I Know That My Husband Is Really Trying To Do The Right Thing After His Affair, But I’m Still So Angry

By: Katie Lersch: I sometimes hear from people who feel a little guilty that they haven’t made more progress after their spouse’s affair. This can especially be true if the cheating spouse is very obviously doing everything in his or her power to make things right once again.

Common comments are things like: “I truly have to give my husband credit. He has done every single thing that I have asked of him after his affair. And he has even done some very thoughtful things that I didn’t ask him to do. It’s obvious that he is trying very hard to make this work. He comes straight home from work. He doesn’t socialize anymore. He allows me to examine his phone and computer without any complaint whatsoever. He goes to counseling and he participates as best as he can and he never complains. In short, he has been as accommodating as he possibly can. There isn’t anything that I can criticize except for the fact that he had the affair in the first place. Sometimes, after we go to counseling, he will take me out to dinner and look at me with eyes that say he is hopeful and that his expectations are high. I know that he is hoping and expecting that things were going to start to improve. And I can’t blame him for this. It’s just common sense to think that if you do what is asked of you, then you are going to eventually be rewarded for it. The problem is that I am still so very angry at my husband. I still don’t know if we are ultimately going to be able to save our marriage. And I don’t want to tell him any of these things because I don’t want to dash his hopes, especially when I don’t know what is going to happen. How can I hold back my anger when he is trying so hard?” I will try to address these concerns below.

Know That You Anger Is Normal Regardless Of What He Is Doing Or How He Is Acting: It can make you feel cruel and abrasive when you feel genuine anger when he is trying so hard to diffuse this anger. But frankly, your anger is absolutely normal and understandable. And you wouldn’t feel the anger if he hasn’t had an affair and put this whole process into motion. So, as difficult as things may be for your husband right now, his actions caused this and he must expect that this is going to be a difficult process for both of you.  So you don’t need to feel as if you have to apologize for your anger and or it. It is possible to acknowledge his efforts while still respecting your own true feelings, which leads me to my next point.

There Can Be A Mix Of Healing And Anger, Especially At First: I find that people tend to think that if they are feeling negative emotions, then they aren’t truly making any progress. This is not the case. Frankly, when you are recovering from your spouse’s infidelity, it is completely normal for your emotions to be all over the place. You can feel loving and forgiving feelings for your spouse in the morning and then feel fury in the evening, despite the fact that your spouse has not done anything wrong. It is totally normal to have these types of fluctuating and swinging emotions even when you really are making progress. As time passes, these sorts of swings begin to happen less and less. But they can happen with out their presence meaning that your marriage won’t make it or that you will always be angry.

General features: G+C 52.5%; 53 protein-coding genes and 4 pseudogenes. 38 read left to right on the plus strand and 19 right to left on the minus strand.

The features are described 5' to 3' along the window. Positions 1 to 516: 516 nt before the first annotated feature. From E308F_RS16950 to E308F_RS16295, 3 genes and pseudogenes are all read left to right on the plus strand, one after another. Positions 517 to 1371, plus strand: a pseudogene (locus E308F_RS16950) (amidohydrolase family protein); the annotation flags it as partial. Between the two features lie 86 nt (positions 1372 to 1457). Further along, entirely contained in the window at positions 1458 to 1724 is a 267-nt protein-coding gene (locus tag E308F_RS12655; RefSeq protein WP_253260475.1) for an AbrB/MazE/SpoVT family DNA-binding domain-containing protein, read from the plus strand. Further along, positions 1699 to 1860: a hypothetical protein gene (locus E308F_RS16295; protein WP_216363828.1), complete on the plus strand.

Making Your Spouse Understand That Your Anger Doesn’t Mean That They Aren’t Doing The Right Things: With all of the above said, it’s important that you make your spouse understand that you acknowledge his efforts. You wouldn’t want for him to misinterpret your anger and to think that he was going something wrong. It’s probably a safe bet that at some point, he is going to question your anger. At that point, you might take the opportunity to say something like: “I know that you might be discouraged that I still have some anger. I want for you to know that I truly am trying. But I think that this is all going to take some time. I want for you to be patient and to keep doing what you are going. Believe me, I notice and appreciate all that you have done. It’s obvious that you are really trying. I don’t want for you to assume that it doesn’t matter to me because it does. I’ve read that it’s normal for me to still feel some anger from time to time and this should get better as we continue to make more and more progress. And I will be careful to not punish you with my anger, but I can’t hide it either. It’s an honest emotion and I believe that we both need to be honest with one another. I don’t want to hide anything from you and I don’t want for you to hide anything from me. I believe that we are making progress. And I believe that things will get better and better with time. I am just asking for you to have patience because I can’t fully control the way that I feel. But I am trying. And I know that you are too.”

There’s no guarantee that these words will heal his hurt feelings or make your anger disappear. But it can’t reassure him that this is normal. And it can lay the foundation for openness and honesty in the future which is incredibly important. Because neither of you want to be in the position where you are hiding your true feelings from your spouse.

Frankly, it took a long time for my own anger to completely disappear after my husband’s affair.  We both used to find this discouraging, but thankfully we pushed forward anyway and the anger is something that I don’t have to deal with anymore.  I would encourage you to keep going despite the fluctuating feelings.  Because as you make more and more progress, you will usually find that this problem diminishes with time. You can read more about our recovery on my blog at http://surviving-the-affair.com

Comments are closed.

  • RSS Infidelity Articles By Katie Lersch

  • Recent Posts

  • Recent Posts